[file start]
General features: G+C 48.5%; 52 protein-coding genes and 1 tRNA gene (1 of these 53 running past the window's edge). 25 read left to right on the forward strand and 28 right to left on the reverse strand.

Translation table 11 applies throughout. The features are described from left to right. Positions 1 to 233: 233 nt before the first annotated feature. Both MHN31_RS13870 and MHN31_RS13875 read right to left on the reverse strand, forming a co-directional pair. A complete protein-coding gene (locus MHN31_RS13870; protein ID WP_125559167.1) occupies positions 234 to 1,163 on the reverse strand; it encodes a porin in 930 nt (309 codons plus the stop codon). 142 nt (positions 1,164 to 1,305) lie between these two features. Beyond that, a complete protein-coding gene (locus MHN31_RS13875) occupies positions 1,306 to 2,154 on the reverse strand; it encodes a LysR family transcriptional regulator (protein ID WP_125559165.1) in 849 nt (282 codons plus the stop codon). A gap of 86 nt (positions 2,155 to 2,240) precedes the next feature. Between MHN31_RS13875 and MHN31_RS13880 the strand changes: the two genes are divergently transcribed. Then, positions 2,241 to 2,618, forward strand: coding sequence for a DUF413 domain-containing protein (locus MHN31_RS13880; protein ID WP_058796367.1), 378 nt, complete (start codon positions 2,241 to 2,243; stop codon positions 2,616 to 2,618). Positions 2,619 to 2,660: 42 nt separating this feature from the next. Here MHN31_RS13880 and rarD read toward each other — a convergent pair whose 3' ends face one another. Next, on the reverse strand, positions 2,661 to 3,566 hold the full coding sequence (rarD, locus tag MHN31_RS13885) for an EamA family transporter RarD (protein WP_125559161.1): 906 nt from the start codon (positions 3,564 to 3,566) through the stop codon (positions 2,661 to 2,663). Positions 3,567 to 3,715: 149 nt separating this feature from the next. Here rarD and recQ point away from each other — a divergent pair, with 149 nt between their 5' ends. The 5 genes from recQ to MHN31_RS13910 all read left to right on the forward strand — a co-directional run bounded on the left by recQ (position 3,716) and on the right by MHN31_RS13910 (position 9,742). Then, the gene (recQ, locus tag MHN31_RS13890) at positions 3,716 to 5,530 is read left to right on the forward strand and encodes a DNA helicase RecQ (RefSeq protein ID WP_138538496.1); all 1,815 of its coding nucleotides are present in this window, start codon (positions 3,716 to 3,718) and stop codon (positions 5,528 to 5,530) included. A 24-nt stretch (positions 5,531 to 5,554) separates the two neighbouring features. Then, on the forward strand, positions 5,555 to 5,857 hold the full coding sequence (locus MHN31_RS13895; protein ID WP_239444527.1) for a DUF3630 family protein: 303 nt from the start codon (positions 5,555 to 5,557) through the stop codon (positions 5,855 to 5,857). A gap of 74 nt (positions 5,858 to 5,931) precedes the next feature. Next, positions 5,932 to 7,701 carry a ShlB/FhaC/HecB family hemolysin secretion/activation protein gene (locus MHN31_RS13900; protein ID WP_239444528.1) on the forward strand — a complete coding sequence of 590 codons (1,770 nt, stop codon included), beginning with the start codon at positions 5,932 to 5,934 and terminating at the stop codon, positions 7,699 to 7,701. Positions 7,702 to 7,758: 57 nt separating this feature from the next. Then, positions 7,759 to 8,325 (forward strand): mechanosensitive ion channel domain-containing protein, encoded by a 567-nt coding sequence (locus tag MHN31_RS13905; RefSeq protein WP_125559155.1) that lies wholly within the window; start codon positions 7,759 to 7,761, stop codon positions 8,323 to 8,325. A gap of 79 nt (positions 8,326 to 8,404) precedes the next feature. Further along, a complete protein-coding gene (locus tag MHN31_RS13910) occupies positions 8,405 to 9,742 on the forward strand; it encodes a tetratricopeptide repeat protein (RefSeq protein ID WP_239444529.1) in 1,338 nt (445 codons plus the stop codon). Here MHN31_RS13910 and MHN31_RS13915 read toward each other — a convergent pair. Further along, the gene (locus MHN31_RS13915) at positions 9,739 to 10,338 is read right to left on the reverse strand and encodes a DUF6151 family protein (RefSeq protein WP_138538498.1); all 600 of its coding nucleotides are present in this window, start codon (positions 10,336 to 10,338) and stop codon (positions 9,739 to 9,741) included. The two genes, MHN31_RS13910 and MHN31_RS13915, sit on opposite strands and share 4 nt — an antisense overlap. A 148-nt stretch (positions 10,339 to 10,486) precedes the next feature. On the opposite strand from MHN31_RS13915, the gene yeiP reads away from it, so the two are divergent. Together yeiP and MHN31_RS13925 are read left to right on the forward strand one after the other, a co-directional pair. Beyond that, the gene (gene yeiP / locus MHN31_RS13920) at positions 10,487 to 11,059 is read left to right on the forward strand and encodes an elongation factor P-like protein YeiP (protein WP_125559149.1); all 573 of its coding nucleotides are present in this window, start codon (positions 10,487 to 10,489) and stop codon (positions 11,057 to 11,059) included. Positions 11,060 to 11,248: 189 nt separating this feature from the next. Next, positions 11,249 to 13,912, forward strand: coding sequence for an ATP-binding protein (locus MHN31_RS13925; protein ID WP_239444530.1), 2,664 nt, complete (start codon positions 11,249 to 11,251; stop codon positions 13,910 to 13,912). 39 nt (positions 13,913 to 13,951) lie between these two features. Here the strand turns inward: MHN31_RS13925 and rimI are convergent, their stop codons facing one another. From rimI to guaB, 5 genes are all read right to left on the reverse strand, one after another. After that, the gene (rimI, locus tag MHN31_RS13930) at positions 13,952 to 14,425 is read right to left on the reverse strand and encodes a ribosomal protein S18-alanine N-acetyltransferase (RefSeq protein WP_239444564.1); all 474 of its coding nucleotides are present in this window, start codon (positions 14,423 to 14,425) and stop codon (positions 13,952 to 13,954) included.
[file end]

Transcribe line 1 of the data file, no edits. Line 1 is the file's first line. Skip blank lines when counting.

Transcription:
General features: G+C 48.5%; 52 protein-coding genes and 1 tRNA gene (1 of these 53 running past the window's edge). 25 read left to right on the forward strand and 28 right to left on the reverse strand.